They say Curiosity killed the cat – knowing cats…….I Think Not.
Whatever the case – I do know this:
Curiosity raised humanity from striking two stones together to start fires,
To Einstein’s e=mc2………………….and beyond.
As for the proverb, “Curiosity killed the cat”, yes, cats by their nature are
enormously curious, but also by their nature, they are enormously cautious.
Anyone who has had – as I – the bountiful pleasures of living for most of their
adult years with members of this most beautiful of species – sometimes with
considerable numbers of them – knows full well how extremely cautious they
are. Open a door for a dog who wants out, and it bounds through without hesitation. Open a door for a cat who wants out, and it comes slowly to the threshold, pauses, sniffs towards the outside, walks halfway through the opening, looks around before moving completely outside, then proceeds
outside with caution and alertness.
Yes, I am addicted to cats. But even more, I ‘m addicted to Curiosity.
My objection to the proverb is not that it diminishes cats, it diminishes Curiosity. Curiosity is one of the most beautiful attributes of the human mind.
Curiosity leads to Creativity.
Curiosity leads to knowledge.
Curiosity leads to enlightenment.
Curiosity leads to unimaginable improvements in the human condition.
The only thing Curiosity killed is……. ignorance!
In the last 2500 years it was Curiosity which started all of the world’s great
thinkers, innovators, and creators on their paths to the historic accomplishments they attained. And in the process they changed the course of human history
Starting in Ancient Greece: Aristotle, Euclid, and Archimedes
Then to the Renaissance: Copernicus, Kepler, Galileo, and Newton.
Into the Industrial Revolution: Watt’s Steam Engine, Fulton’s Steamboat,
. Whitney’s Cotton Gin, Morse’s Telegraph,
. Bessemer’s Steel Process, Bell’s Phone, . Pasteur’s Germ theory and Vaccines,
. Edison’s Electric Light Bulb,
. Wrights’ Airplane, Ford’s Assembly Line.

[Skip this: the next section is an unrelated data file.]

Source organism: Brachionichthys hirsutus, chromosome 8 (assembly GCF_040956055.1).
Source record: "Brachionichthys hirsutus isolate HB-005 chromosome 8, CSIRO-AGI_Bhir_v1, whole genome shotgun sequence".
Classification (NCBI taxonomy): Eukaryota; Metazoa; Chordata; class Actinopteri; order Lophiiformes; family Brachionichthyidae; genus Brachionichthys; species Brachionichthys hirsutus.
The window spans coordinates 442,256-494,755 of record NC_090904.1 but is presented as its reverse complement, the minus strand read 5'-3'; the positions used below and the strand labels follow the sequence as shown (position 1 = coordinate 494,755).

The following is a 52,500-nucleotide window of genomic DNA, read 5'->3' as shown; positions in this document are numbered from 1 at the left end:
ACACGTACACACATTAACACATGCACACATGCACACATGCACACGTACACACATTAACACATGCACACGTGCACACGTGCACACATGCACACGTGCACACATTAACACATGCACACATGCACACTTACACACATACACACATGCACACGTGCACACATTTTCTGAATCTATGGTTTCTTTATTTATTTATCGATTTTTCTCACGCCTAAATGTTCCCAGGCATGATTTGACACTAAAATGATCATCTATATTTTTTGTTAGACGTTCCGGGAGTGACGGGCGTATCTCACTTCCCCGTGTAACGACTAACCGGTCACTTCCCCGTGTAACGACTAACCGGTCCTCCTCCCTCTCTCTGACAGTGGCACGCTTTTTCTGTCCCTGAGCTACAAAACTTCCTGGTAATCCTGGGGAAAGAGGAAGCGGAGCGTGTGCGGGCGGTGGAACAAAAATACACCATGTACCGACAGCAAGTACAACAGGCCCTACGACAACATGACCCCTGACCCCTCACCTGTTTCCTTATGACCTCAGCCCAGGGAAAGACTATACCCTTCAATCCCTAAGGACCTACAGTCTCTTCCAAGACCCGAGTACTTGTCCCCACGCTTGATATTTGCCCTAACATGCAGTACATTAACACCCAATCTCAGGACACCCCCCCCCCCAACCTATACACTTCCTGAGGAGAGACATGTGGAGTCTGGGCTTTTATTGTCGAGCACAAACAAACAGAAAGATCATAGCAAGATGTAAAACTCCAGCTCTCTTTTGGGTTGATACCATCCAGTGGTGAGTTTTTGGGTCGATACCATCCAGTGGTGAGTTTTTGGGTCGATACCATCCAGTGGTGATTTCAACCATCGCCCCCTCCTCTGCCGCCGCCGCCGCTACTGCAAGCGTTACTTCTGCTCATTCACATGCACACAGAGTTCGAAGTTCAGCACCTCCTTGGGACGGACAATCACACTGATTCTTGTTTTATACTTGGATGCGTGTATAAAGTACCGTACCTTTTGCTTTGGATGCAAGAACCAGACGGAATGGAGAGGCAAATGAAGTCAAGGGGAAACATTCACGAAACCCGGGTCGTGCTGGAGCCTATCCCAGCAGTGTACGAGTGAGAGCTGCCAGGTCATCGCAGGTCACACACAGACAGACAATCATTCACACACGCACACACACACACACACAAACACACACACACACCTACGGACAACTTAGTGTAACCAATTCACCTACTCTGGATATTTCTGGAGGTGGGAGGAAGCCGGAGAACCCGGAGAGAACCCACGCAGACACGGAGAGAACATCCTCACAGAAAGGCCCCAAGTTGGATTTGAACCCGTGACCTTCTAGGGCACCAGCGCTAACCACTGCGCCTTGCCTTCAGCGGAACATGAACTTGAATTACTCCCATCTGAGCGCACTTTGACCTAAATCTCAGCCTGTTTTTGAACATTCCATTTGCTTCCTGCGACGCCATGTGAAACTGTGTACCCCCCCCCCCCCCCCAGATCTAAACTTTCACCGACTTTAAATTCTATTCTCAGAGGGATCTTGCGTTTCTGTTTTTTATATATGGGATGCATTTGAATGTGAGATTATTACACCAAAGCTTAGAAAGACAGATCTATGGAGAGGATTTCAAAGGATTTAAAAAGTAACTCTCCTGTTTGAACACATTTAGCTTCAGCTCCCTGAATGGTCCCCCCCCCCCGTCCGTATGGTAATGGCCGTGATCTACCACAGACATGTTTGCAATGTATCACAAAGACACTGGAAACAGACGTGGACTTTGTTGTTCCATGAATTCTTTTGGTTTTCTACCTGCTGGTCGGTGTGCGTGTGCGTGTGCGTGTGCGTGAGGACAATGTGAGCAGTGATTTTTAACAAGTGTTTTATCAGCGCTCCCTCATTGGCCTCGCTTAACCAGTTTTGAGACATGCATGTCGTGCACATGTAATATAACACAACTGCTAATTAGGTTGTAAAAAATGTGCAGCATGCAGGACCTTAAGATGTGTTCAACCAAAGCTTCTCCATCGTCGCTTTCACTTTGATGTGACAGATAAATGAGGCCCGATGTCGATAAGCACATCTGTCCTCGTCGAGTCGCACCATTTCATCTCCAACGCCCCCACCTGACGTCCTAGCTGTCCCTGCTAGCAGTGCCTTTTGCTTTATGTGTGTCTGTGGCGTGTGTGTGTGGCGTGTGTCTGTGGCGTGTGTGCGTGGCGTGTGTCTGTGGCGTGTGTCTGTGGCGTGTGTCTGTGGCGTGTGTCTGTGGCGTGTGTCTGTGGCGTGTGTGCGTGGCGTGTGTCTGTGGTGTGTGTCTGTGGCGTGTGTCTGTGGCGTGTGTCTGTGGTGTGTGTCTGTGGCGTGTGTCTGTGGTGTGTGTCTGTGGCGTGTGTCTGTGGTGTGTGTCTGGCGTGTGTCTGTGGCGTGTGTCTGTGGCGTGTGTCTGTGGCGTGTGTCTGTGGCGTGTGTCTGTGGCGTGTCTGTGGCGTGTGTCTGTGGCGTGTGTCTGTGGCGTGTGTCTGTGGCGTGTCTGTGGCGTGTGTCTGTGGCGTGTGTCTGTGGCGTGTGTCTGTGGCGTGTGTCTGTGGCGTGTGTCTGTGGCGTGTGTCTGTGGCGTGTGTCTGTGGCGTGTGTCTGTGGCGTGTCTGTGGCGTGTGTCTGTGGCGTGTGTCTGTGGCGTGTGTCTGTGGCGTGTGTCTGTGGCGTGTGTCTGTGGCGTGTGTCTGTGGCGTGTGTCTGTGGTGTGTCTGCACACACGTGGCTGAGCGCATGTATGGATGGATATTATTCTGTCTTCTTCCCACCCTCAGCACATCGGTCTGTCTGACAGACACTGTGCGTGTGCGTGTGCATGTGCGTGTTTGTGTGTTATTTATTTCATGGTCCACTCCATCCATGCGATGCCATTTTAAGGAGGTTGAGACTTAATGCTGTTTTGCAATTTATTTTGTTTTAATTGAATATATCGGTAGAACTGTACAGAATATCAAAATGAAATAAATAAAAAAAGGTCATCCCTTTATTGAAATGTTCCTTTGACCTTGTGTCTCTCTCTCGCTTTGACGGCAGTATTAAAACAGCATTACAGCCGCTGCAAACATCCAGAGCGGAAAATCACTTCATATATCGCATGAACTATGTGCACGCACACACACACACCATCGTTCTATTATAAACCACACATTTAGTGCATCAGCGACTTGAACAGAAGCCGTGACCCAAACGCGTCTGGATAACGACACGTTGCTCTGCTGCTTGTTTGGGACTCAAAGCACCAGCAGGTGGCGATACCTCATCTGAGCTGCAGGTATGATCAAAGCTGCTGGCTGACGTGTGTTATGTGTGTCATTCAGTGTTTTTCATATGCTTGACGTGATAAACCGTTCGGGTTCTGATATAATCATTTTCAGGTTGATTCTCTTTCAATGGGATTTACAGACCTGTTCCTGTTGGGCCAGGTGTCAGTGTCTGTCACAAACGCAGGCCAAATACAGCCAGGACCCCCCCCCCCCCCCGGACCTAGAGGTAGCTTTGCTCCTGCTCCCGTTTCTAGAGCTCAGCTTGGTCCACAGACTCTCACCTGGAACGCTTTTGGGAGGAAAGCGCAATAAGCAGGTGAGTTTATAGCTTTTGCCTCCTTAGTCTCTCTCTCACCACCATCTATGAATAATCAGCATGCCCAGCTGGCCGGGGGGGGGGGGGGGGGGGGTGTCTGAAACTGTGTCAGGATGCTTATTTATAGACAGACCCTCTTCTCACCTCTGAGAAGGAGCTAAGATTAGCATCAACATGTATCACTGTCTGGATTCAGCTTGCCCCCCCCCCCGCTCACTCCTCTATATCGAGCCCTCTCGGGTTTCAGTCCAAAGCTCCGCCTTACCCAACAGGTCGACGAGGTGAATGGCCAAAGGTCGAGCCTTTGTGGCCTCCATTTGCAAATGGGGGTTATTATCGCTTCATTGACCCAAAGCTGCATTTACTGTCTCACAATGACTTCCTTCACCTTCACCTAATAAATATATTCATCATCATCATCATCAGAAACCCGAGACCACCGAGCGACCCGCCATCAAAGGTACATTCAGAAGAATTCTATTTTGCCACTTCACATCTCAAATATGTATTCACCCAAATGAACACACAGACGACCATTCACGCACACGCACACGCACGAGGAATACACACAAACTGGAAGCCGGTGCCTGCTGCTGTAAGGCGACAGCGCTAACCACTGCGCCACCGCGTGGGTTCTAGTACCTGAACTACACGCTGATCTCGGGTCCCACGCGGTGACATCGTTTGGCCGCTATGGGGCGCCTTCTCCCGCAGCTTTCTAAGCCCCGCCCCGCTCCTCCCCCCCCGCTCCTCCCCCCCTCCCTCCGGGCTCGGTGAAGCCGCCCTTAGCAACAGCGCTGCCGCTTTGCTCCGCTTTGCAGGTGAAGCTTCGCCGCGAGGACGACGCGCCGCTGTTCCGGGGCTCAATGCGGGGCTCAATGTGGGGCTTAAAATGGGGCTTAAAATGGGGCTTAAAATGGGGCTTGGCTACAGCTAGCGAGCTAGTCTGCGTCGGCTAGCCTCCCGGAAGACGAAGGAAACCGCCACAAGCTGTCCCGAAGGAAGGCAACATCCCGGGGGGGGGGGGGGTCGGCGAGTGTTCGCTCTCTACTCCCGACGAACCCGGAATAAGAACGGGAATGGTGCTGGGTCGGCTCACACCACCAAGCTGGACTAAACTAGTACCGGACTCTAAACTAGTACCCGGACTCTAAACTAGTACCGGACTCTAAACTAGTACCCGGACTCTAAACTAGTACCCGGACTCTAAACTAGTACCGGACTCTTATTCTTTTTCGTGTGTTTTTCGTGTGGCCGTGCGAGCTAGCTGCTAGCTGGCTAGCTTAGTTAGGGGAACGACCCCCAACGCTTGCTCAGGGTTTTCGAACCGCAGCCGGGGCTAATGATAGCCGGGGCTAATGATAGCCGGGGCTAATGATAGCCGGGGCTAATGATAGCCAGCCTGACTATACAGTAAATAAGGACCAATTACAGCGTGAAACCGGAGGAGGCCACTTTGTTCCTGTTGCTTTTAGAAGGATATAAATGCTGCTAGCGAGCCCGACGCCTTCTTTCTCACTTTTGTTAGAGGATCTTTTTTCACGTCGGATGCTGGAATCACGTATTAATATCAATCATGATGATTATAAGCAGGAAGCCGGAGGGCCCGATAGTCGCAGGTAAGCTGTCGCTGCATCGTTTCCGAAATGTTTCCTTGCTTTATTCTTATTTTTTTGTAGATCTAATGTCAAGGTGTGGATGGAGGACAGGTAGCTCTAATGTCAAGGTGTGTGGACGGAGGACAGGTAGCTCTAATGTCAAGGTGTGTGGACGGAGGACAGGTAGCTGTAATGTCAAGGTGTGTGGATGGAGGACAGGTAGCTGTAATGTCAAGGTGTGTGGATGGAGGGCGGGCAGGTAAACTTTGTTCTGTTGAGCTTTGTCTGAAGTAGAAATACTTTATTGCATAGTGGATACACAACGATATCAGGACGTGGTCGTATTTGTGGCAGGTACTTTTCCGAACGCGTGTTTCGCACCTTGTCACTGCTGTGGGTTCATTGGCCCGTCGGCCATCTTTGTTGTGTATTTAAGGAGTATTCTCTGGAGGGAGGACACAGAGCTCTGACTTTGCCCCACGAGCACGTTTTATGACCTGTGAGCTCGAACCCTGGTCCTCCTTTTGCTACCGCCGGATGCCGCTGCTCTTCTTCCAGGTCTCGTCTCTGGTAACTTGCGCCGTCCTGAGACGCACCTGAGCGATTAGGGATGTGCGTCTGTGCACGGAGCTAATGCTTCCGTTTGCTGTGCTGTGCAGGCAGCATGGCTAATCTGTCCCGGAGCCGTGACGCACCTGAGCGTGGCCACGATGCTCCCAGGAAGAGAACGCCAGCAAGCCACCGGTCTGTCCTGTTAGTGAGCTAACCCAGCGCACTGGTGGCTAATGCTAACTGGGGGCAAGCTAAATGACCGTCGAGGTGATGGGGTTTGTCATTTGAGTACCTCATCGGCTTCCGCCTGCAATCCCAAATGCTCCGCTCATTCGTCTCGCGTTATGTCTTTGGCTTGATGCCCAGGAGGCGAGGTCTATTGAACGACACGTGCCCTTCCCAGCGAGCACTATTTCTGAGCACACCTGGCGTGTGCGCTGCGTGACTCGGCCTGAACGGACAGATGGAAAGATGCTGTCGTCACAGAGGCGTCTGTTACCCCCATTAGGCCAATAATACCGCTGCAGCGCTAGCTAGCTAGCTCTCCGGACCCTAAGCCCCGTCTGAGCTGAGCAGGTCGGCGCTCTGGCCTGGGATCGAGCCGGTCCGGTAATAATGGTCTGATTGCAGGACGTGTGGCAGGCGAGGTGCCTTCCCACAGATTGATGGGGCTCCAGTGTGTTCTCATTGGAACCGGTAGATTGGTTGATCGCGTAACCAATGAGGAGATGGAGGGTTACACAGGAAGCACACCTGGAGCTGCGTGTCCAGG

(Just to name a few of the many who contributed to the Industrial Revolution.
But these, and many others, over almost two centuries, created millions of jobs
in new industries, and literally raised vast populations, from, what was the
equivalent of economic slavery, to a place in the economic Sun.)
And lastly, into the 20th Century and Einstein’s theories of Relativity, (Special
and General) and his famous equation e=mc2. What is there to say about Einstein? Quite a lot. But I will leave that to the physicists and mathematicians
who have been doing so for the past 100 years.
But since we are discussing Curiosity, there is a little story about Einstein as a child, which I think is appropriate to end our discussion on Curiosity. When he was about five years old, his father gave him a magnetic compass to play with. No matter how he turned it, the needle always pointed mysteriously North. As an elderly man, Einstein wrote about this mysterious compass, “that this experience made a deep and lasting impression on me. Something deeply hidden had to be behind things” (Italics mine)
Even as a child, Einstein had the stirrings of Curiosity in that last sentence.
My point being: Curiosity needs to be nurtured in those who show it, not negated.
There is some question if this story was anecdotal or reached mythic proportions over the years. It really matters not, but Einstein himself confirmed it many times in later life. What better way to leave you then with his own words explaining his talent: “I have no special gift,” he would say, “I am only passionately curious.”